Podcast Audio: This is the final week we will be spending on Psalm 15. We have been going through it for nine weeks now, and it has been a challenging, […]
This is the final week we will be spending on Psalm 15. We have been going through it for nine weeks now, and it has been a challenging, and hopefully encouraging, piece of scripture to study. I know it has been for me! And from the responses I’ve heard from some of you, God has been working on your heart too. And for that I’m glad.
Let’s open up to Psalm 15 together, and let’s read it one more time from beginning to end.
“O Lord, who shall sojourn in your tent? Who shall dwell on your holy hill?
He who walks blamelessly and does what is right
and speaks truth in his heart; who does not slander with his tongue and
does no evil to his neighbor, nor takes up a reproach against his friend;
in whose eyes a vile person is despised, but who honors those who fear the Lord;
who swears to his own hurt and does not change;
who does not put out his money at interest and does not take a bribe against the innocent.
He who does these things shall never be moved.” (ESV)
Throughout the series, we’ve been using the illustration of a house that God is building our spiritual house (our lives) into. If you remember, each part of the psalm speaks about a different column that holds up the roof, which is our Integrity. All of this is built on the foundation of our relationship with Jesus Christ.
If we are going to have Christian Integrity, then these 5 characteristics will describe your life: You will Speak the Truth, Love Your Neighbour, Honour the Faithful (which included Rejecting Hypocrites (Part 2)), Be Trustworthy and Generous (which means we Use Wealth Well).
The Psalm says that “He who does these things shall never be moved.” In order for this house to be secure, all of these parts have to be there holding up the walls. You cannot build your life on another foundation other than Jesus Christ because all other foundations we build our life on, no matter how strong we believe them to be, will falter and fail when the storms come.
At the end of the Sermon on the Mount, which is the longest recording of a sermon Jesus preached to His followers, He tells this story:
“Everyone then who hears these words of mine and does them will be like a wise man who built his house on the rock. And the rain fell, and the floods came, and the winds blew and beat on that house, but it did not fall, because it had been founded on the rock. And everyone who hears these words of mine and does not do them will be like a foolish man who built his house on the sand. And the rain fell, and the floods came, and the winds blew and beat against that house, and it fell, and great was the fall of it.” (Matthew 7:24-27, ESV)
There are so many foundations out there that people will build their lives on – where they will seek to find hope, strength, security, and peace: Their Government, The Economy, Themselves, Other Religions. But all of these things are insecure. The only solid foundation is Jesus Christ. He is the only immovable, unchangeable, all powerful One who can weather all storms. Therefore, before all else, we must make sure that we have a strong relationship with Jesus Christ.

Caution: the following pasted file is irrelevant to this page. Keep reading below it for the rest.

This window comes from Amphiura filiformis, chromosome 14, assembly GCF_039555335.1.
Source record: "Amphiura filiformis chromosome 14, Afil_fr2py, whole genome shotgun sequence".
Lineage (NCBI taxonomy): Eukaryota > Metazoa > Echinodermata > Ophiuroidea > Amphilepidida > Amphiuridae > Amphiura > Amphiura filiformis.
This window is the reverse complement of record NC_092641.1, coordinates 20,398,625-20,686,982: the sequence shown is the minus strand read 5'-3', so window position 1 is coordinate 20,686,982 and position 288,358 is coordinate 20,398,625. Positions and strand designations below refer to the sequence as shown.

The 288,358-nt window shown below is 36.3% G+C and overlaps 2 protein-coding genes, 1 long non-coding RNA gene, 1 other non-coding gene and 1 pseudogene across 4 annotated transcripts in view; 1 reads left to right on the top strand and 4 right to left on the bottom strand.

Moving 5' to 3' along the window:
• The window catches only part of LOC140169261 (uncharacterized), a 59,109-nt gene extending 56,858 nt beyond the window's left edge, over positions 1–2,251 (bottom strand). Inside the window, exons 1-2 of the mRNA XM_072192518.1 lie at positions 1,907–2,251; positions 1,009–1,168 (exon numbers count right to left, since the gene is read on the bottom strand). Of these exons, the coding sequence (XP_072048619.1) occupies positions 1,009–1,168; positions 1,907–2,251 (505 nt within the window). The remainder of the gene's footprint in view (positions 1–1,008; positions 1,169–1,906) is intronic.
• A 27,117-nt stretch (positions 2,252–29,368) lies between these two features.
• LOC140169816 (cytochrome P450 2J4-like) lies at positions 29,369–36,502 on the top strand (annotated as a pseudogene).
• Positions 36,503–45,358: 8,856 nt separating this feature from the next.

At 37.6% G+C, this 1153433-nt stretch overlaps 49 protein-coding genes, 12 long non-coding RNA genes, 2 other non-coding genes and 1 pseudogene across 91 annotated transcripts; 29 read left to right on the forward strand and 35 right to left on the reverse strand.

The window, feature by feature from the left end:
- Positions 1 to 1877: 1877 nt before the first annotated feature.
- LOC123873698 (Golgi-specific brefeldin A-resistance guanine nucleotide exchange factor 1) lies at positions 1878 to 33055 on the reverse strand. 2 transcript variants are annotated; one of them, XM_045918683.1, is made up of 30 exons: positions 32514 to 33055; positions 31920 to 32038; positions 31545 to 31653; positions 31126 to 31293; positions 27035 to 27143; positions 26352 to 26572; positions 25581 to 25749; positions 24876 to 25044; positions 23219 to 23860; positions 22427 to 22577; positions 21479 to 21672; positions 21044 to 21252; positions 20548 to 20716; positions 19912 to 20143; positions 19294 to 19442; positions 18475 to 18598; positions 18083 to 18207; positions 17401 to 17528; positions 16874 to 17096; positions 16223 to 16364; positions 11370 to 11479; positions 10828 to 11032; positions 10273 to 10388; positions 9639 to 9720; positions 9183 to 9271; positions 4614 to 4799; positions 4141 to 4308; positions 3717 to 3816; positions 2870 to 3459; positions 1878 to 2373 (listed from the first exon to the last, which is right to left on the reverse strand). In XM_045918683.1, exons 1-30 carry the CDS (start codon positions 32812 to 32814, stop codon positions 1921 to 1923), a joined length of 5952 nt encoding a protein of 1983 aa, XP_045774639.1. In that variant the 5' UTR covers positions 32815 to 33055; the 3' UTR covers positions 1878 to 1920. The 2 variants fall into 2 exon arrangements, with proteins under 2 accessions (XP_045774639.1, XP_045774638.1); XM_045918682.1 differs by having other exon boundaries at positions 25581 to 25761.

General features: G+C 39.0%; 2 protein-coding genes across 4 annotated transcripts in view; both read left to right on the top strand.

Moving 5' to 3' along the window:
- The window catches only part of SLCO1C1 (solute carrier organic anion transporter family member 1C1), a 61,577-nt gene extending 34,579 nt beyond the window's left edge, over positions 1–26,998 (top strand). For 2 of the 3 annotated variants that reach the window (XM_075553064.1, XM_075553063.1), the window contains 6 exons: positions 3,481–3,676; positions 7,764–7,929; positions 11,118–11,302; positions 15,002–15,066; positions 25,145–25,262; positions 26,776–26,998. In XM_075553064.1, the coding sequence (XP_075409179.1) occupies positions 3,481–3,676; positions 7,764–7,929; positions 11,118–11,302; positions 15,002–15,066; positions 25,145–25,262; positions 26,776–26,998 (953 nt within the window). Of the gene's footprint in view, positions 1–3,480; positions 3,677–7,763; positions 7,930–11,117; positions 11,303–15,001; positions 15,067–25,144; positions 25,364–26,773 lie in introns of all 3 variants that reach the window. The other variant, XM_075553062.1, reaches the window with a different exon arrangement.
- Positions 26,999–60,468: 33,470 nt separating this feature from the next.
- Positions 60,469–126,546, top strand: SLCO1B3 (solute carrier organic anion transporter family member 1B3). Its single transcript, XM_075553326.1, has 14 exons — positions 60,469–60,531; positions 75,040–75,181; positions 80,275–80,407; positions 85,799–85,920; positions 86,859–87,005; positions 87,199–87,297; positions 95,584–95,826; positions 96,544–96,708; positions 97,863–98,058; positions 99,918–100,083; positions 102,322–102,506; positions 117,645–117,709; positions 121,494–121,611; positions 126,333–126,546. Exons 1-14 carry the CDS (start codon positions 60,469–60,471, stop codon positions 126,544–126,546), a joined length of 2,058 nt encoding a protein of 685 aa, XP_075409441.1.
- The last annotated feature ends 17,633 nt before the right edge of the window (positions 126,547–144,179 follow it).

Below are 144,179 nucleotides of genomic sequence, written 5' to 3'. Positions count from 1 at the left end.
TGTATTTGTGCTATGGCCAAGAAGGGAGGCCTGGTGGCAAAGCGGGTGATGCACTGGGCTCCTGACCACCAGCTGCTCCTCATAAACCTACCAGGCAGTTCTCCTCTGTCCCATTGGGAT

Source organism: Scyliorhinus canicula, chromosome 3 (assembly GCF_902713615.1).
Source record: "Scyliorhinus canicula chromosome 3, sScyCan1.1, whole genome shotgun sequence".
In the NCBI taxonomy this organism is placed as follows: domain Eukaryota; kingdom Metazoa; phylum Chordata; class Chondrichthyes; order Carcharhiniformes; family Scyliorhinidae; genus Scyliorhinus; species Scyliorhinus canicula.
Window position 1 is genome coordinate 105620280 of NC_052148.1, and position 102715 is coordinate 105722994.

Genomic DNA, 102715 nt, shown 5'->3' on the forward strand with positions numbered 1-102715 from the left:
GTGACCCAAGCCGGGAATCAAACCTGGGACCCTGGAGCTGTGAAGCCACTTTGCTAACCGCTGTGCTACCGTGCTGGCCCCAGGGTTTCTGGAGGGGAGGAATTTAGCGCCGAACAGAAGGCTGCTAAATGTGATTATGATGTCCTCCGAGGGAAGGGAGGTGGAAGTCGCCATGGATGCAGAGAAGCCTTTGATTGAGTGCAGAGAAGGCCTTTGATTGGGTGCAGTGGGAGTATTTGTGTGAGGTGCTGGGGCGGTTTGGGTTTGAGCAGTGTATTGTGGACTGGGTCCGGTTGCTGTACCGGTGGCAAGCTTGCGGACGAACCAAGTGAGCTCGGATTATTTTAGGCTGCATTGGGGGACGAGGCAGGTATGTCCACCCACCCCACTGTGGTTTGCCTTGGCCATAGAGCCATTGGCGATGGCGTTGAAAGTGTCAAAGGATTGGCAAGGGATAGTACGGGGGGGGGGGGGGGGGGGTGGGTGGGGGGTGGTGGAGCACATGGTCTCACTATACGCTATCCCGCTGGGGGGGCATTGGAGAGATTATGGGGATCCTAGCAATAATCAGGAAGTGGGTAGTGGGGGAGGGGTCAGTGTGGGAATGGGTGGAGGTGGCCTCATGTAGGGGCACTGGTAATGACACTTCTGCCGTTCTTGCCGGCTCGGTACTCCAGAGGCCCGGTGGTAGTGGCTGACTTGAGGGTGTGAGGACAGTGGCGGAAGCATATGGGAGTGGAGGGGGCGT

But to have a strong spiritual house, the pillars must be there too. Jesus doesn’t move – He will never leave you, forsake you, and you can be sure in your salvation – but our pillars can shift. We call this sin.
A person of Christian Integrity wants to be a fully functioning, healthy disciple of Jesus. And God works in them to build them into a strong spiritual house. But when we lie, act in an unloving way, embrace hypocrites, ignore fellow Christians, don’t keep our word, hold onto our money like Scrooge, or waste it on frivolous things, we are willfully making our spiritual house insecure. We are shaking our pillars, shrinking them, and chipping away at them.
What this series has been about is causing us to evaluating our relationship with Jesus (are we built on the right foundation) and then to test strength of our pillars. If we want to people who “stand firm”, “never be shaken”, and “never moved”, then it means we must be diligent about keeping our Christian Integrity.
I hope you understand this. We talked about it in the first sermon and referenced 1 Corinthians 3:11-17:
“If any man builds on this foundation using gold, silver, costly stones, wood, hay or straw, his work will be shown for what it is, because the Day will bring it to light [that is the day where we all stand before the judgment seat of Christ]. It will be revealed with fire, and the fire will test the quality of each man’s work. If what he has built survives, he will receive his reward. If it is burned up, he will suffer loss; he himself will be saved, but only as one escaping through the flames.”
God will test our spiritual house. He will judge our eternal destination – heaven or hell – based on our foundation, our relationship with Jesus. Then He will judge Christians based on their obedience to His word – he will judge the columns.
When you sin, it doesn’t mean that you have lost your faith, or lost your salvation. No, the biggest difference between someone who is a follower of Jesus is that when they fail in these areas, they are convicted of their sin, come to God for forgiveness, and then ask Him to change that part of their life to be more like Jesus. A non-believer doesn’t see their sin… and if they do, they don’t hate it. They excuse it or blame someone else.